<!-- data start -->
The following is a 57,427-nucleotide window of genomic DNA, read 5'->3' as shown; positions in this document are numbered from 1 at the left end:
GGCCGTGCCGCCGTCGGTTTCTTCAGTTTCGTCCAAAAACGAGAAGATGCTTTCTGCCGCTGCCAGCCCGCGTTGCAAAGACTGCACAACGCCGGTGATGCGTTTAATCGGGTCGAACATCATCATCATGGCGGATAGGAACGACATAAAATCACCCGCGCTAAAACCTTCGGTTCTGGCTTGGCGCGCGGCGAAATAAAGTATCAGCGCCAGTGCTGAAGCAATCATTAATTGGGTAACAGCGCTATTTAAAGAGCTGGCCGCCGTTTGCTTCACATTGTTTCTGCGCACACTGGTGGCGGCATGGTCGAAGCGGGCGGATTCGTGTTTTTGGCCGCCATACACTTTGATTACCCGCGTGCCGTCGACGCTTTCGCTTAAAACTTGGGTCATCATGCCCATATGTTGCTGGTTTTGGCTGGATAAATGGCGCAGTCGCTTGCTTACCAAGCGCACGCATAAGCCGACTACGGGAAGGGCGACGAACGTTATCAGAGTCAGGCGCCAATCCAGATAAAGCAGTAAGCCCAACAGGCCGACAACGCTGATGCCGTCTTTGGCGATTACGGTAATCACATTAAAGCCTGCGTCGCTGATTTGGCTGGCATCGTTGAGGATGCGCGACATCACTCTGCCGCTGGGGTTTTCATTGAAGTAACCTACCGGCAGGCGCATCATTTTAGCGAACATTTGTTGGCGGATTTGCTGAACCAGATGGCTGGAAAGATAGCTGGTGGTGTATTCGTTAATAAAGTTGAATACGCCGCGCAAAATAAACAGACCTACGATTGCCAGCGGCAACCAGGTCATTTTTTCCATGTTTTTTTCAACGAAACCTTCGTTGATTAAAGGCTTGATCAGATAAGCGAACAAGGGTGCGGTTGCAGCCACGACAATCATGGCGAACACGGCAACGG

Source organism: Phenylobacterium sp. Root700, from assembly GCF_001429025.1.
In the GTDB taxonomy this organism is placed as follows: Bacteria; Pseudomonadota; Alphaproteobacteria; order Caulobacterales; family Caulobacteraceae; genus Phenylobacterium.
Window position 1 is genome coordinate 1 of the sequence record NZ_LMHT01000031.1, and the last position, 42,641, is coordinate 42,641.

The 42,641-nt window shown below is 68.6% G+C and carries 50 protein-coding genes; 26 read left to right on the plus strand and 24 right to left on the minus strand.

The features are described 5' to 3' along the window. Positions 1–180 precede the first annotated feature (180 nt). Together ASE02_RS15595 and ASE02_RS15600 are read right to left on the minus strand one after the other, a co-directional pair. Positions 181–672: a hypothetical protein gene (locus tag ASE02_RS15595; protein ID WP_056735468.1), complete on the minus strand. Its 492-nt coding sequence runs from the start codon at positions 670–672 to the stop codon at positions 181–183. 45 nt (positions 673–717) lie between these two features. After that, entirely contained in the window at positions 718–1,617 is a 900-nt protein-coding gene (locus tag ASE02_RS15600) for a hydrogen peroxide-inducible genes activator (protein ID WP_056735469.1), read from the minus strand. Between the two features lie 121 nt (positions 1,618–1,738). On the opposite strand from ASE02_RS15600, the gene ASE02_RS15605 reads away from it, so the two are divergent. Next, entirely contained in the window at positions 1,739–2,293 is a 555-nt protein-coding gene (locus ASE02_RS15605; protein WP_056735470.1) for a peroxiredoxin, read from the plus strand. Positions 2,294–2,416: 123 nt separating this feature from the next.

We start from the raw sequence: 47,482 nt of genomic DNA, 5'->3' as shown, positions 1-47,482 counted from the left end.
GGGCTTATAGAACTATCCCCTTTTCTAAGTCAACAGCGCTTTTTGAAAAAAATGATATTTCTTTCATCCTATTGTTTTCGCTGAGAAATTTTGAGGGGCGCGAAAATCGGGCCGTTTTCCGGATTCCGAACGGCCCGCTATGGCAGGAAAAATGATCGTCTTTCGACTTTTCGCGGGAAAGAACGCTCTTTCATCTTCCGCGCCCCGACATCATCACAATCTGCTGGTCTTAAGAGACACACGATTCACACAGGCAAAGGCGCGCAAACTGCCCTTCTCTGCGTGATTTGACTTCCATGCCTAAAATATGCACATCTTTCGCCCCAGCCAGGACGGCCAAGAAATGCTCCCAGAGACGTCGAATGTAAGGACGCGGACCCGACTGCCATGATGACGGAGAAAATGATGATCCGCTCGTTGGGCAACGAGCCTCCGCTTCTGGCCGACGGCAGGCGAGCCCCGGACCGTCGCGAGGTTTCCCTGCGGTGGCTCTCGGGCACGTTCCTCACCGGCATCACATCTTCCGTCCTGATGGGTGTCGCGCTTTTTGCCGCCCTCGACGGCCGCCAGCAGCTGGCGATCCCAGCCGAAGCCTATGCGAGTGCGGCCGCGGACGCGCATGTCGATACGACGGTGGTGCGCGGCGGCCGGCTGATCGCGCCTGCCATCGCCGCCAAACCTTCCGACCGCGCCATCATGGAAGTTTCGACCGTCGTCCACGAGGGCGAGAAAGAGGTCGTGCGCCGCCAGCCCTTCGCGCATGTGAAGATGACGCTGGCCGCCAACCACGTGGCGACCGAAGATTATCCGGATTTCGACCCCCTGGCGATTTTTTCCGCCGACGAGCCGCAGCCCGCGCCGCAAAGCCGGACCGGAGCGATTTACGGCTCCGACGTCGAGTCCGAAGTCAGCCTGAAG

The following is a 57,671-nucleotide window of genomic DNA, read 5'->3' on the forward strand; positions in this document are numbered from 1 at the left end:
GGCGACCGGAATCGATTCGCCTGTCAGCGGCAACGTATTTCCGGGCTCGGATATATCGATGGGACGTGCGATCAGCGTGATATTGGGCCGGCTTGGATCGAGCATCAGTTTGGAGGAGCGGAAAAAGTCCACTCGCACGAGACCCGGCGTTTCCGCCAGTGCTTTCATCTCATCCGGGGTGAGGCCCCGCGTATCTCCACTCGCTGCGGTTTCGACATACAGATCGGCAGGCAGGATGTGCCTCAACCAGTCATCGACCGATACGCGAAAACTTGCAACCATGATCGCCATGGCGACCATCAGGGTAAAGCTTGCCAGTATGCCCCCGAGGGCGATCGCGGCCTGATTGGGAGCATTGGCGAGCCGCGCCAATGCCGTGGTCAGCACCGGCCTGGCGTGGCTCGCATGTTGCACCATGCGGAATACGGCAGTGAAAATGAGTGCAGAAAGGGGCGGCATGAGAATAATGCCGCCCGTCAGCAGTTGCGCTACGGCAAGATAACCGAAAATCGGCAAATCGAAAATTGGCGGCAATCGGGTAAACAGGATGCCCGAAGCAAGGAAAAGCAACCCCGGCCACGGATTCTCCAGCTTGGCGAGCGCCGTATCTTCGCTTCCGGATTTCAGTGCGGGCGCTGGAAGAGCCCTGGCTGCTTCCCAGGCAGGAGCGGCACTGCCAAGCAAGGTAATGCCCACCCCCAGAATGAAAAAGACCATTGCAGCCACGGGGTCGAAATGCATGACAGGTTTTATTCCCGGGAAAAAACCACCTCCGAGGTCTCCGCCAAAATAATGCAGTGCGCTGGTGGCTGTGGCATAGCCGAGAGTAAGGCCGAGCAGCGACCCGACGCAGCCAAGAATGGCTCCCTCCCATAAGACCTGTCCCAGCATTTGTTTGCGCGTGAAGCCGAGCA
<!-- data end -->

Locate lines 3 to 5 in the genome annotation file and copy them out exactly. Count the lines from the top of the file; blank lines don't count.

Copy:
Source organism: Phenylobacterium sp. Root700, from assembly GCF_001429025.1.
In the GTDB taxonomy this organism is placed as follows: Bacteria; Pseudomonadota; Alphaproteobacteria; order Caulobacterales; family Caulobacteraceae; genus Phenylobacterium.
Window position 1 is genome coordinate 1 of the sequence record NZ_LMHT01000031.1, and the last position, 42,641, is coordinate 42,641.